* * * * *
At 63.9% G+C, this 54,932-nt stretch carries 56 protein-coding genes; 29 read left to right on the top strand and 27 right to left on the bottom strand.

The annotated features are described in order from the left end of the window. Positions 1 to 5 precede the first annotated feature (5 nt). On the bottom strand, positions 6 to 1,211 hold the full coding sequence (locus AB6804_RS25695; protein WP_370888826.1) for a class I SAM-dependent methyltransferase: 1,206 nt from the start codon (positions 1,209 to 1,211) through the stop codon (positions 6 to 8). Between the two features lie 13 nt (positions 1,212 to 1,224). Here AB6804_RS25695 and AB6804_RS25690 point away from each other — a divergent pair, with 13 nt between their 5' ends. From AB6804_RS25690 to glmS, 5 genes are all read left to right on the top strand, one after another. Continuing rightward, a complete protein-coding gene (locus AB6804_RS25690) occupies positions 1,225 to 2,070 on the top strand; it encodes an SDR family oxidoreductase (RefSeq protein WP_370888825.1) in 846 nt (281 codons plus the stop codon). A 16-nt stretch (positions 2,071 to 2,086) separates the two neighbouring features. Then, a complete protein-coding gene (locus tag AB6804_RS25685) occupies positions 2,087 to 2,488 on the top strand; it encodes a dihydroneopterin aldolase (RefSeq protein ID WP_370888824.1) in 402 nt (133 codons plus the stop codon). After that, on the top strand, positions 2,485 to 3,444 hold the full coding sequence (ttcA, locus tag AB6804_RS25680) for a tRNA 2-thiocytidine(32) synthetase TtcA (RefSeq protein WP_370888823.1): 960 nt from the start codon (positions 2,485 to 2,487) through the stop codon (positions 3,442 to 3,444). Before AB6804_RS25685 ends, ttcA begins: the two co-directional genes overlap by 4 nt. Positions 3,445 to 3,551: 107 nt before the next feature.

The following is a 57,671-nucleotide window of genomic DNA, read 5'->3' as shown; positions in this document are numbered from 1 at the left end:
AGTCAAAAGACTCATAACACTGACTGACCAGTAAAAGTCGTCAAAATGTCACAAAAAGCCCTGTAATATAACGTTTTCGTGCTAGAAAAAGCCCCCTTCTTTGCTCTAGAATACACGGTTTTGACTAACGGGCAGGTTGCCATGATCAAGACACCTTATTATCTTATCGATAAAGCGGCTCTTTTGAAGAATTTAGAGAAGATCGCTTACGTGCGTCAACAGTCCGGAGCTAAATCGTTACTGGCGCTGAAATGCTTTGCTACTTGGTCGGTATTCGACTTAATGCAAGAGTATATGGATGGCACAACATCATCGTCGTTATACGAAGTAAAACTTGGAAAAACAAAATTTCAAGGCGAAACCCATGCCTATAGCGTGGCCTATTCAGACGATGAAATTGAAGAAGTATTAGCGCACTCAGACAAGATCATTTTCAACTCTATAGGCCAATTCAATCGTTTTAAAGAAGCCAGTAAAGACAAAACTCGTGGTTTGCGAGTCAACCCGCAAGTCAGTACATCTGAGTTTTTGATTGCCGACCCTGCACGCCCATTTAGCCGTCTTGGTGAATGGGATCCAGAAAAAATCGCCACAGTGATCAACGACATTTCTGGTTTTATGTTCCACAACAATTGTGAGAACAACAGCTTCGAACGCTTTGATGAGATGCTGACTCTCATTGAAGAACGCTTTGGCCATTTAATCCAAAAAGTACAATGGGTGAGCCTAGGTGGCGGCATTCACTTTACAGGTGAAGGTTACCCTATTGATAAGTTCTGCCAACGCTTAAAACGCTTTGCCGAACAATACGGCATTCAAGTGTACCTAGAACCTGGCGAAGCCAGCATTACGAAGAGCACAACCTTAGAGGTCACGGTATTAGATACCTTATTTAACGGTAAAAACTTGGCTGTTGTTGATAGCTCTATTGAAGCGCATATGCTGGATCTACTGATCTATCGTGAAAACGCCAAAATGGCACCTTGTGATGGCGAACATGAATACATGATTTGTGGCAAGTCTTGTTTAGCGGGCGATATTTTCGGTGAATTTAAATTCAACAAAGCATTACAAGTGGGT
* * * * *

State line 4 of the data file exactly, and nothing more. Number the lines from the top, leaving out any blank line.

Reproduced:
AGTCAAAAGACTCATAACACTGACTGACCAGTAAAAGTCGTCAAAATGTCACAAAAAGCCCTGTAATATAACGTTTTCGTGCTAGAAAAAGCCCCCTTCTTTGCTCTAGAATACACGGTTTTGACTAACGGGCAGGTTGCCATGATCAAGACACCTTATTATCTTATCGATAAAGCGGCTCTTTTGAAGAATTTAGAGAAGATCGCTTACGTGCGTCAACAGTCCGGAGCTAAATCGTTACTGGCGCTGAAATGCTTTGCTACTTGGTCGGTATTCGACTTAATGCAAGAGTATATGGATGGCACAACATCATCGTCGTTATACGAAGTAAAACTTGGAAAAACAAAATTTCAAGGCGAAACCCATGCCTATAGCGTGGCCTATTCAGACGATGAAATTGAAGAAGTATTAGCGCACTCAGACAAGATCATTTTCAACTCTATAGGCCAATTCAATCGTTTTAAAGAAGCCAGTAAAGACAAAACTCGTGGTTTGCGAGTCAACCCGCAAGTCAGTACATCTGAGTTTTTGATTGCCGACCCTGCACGCCCATTTAGCCGTCTTGGTGAATGGGATCCAGAAAAAATCGCCACAGTGATCAACGACATTTCTGGTTTTATGTTCCACAACAATTGTGAGAACAACAGCTTCGAACGCTTTGATGAGATGCTGACTCTCATTGAAGAACGCTTTGGCCATTTAATCCAAAAAGTACAATGGGTGAGCCTAGGTGGCGGCATTCACTTTACAGGTGAAGGTTACCCTATTGATAAGTTCTGCCAACGCTTAAAACGCTTTGCCGAACAATACGGCATTCAAGTGTACCTAGAACCTGGCGAAGCCAGCATTACGAAGAGCACAACCTTAGAGGTCACGGTATTAGATACCTTATTTAACGGTAAAAACTTGGCTGTTGTTGATAGCTCTATTGAAGCGCATATGCTGGATCTACTGATCTATCGTGAAAACGCCAAAATGGCACCTTGTGATGGCGAACATGAATACATGATTTGTGGCAAGTCTTGTTTAGCGGGCGATATTTTCGGTGAATTTAAATTCAACAAAGCATTACAAGTGGGT